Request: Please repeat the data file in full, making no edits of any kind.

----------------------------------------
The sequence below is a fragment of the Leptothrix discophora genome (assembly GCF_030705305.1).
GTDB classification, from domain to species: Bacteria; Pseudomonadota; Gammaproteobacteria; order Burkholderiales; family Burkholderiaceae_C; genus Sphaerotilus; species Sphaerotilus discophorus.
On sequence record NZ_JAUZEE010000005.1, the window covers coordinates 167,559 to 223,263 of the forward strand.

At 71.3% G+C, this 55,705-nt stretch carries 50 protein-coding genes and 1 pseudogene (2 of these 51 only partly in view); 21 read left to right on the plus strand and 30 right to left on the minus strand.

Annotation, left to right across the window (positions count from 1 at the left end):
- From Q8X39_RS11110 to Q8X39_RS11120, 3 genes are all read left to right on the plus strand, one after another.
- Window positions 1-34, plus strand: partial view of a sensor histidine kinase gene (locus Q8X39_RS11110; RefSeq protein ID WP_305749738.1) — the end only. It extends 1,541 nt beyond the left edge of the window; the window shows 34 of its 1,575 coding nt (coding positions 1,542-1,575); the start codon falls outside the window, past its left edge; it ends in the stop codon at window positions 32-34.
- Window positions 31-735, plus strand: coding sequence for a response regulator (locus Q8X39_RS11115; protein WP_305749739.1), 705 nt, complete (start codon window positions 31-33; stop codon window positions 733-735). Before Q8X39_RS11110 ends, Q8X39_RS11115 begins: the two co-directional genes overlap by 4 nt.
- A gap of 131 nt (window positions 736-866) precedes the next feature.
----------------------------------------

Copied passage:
The sequence below is a fragment of the Leptothrix discophora genome (assembly GCF_030705305.1).
GTDB classification, from domain to species: Bacteria; Pseudomonadota; Gammaproteobacteria; order Burkholderiales; family Burkholderiaceae_C; genus Sphaerotilus; species Sphaerotilus discophorus.
On sequence record NZ_JAUZEE010000005.1, the window covers coordinates 167,559 to 223,263 of the forward strand.

At 71.3% G+C, this 55,705-nt stretch carries 50 protein-coding genes and 1 pseudogene (2 of these 51 only partly in view); 21 read left to right on the plus strand and 30 right to left on the minus strand.

Annotation, left to right across the window (positions count from 1 at the left end):
- From Q8X39_RS11110 to Q8X39_RS11120, 3 genes are all read left to right on the plus strand, one after another.
- Window positions 1-34, plus strand: partial view of a sensor histidine kinase gene (locus Q8X39_RS11110; RefSeq protein ID WP_305749738.1) — the end only. It extends 1,541 nt beyond the left edge of the window; the window shows 34 of its 1,575 coding nt (coding positions 1,542-1,575); the start codon falls outside the window, past its left edge; it ends in the stop codon at window positions 32-34.
- Window positions 31-735, plus strand: coding sequence for a response regulator (locus Q8X39_RS11115; protein WP_305749739.1), 705 nt, complete (start codon window positions 31-33; stop codon window positions 733-735). Before Q8X39_RS11110 ends, Q8X39_RS11115 begins: the two co-directional genes overlap by 4 nt.
- A gap of 131 nt (window positions 736-866) precedes the next feature.